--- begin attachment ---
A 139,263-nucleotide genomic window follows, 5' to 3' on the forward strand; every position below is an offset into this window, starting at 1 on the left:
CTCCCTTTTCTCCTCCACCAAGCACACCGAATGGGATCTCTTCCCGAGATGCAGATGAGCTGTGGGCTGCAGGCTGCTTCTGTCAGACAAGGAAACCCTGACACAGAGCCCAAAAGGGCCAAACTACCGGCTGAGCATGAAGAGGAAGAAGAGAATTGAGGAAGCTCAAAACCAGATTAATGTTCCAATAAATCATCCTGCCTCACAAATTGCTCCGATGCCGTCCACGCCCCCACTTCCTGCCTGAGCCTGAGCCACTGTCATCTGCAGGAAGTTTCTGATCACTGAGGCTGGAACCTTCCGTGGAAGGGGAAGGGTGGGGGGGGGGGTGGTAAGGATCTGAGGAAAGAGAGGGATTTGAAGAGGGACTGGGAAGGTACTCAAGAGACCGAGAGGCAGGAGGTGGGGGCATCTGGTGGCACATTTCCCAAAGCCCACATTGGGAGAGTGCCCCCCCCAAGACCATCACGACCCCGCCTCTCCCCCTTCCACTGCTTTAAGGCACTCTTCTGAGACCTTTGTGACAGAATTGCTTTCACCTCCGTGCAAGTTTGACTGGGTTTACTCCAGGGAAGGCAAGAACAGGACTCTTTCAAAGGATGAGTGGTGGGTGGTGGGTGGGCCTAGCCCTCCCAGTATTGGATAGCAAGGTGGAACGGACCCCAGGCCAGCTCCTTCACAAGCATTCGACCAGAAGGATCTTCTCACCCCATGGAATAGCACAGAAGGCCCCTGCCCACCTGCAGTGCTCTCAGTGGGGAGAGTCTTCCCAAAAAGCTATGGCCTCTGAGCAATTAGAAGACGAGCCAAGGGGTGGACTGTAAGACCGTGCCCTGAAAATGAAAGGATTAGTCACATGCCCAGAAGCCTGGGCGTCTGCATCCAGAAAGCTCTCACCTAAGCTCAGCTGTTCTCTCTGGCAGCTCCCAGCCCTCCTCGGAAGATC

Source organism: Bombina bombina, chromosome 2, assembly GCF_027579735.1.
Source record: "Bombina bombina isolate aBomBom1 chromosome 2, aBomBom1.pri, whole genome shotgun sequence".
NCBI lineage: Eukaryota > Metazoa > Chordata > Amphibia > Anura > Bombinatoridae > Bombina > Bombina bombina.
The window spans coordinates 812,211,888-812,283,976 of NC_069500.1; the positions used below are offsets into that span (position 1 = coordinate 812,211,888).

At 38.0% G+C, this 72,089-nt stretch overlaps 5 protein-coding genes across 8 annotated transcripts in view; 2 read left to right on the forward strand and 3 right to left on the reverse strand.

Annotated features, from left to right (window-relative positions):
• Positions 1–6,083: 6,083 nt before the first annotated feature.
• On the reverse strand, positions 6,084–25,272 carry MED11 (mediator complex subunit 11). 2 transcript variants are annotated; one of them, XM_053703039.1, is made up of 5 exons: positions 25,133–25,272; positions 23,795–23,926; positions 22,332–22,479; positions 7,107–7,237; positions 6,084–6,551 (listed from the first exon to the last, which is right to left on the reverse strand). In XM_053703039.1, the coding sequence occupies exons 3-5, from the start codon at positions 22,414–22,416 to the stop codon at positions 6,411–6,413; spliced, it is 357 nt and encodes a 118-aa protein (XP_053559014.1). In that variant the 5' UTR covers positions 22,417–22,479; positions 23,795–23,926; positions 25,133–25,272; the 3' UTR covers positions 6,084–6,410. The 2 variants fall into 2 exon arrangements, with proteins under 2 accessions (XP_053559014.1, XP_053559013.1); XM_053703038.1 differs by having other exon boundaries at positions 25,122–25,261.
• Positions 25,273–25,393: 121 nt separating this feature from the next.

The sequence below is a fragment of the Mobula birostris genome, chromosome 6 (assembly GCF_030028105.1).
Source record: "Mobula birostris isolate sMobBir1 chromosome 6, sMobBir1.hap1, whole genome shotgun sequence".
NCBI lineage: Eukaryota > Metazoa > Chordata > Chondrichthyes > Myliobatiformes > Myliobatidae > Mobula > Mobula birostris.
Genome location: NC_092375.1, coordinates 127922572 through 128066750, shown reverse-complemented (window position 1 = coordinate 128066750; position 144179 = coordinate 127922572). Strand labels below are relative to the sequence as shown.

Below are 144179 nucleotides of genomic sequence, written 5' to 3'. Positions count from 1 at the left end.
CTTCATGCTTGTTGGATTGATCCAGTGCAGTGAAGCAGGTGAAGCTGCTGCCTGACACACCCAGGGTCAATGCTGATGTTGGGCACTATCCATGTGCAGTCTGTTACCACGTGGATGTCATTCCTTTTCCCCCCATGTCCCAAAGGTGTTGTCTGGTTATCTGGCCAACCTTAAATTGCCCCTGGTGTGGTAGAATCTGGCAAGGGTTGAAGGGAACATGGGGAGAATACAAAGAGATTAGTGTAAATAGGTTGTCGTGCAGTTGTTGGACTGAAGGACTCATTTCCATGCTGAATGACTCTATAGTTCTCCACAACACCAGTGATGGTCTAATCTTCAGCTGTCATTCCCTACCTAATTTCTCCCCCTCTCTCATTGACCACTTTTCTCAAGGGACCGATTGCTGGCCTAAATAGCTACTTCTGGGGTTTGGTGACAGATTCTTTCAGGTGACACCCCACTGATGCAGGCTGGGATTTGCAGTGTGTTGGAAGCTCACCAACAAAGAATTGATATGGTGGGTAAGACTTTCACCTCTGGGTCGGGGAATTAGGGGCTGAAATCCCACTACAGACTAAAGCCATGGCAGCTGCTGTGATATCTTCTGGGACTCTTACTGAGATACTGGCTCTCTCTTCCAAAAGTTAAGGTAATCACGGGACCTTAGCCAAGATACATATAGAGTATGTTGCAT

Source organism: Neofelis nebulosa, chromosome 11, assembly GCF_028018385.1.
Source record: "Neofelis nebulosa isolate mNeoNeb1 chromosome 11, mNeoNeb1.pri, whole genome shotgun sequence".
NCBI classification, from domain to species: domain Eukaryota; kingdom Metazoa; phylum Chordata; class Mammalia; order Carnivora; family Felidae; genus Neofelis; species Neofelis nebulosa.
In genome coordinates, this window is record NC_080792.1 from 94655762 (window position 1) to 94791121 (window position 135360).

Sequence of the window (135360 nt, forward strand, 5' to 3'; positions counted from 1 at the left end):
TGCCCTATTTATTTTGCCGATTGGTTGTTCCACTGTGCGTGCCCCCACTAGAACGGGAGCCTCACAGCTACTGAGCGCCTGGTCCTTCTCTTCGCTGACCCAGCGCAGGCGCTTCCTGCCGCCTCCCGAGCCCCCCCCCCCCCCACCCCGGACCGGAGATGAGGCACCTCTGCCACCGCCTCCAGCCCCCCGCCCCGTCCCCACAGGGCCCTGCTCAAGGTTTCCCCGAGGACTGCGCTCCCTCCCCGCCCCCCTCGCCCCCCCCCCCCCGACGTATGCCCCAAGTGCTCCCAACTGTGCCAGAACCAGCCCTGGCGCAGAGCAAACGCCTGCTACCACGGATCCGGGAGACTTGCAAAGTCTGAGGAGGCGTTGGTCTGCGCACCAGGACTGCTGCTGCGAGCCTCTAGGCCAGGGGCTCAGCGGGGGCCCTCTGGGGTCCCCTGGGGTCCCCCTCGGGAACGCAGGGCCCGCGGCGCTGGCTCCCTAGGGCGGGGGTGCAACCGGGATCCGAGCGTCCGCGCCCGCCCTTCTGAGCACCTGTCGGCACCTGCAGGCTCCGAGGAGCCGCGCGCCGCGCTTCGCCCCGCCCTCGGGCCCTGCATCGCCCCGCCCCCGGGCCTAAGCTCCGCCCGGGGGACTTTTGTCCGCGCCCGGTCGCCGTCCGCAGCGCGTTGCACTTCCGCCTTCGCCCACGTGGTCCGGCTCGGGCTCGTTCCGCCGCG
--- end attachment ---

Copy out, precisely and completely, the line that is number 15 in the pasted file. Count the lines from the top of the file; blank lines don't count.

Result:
Genome location: NC_092375.1, coordinates 127922572 through 128066750, shown reverse-complemented (window position 1 = coordinate 128066750; position 144179 = coordinate 127922572). Strand labels below are relative to the sequence as shown.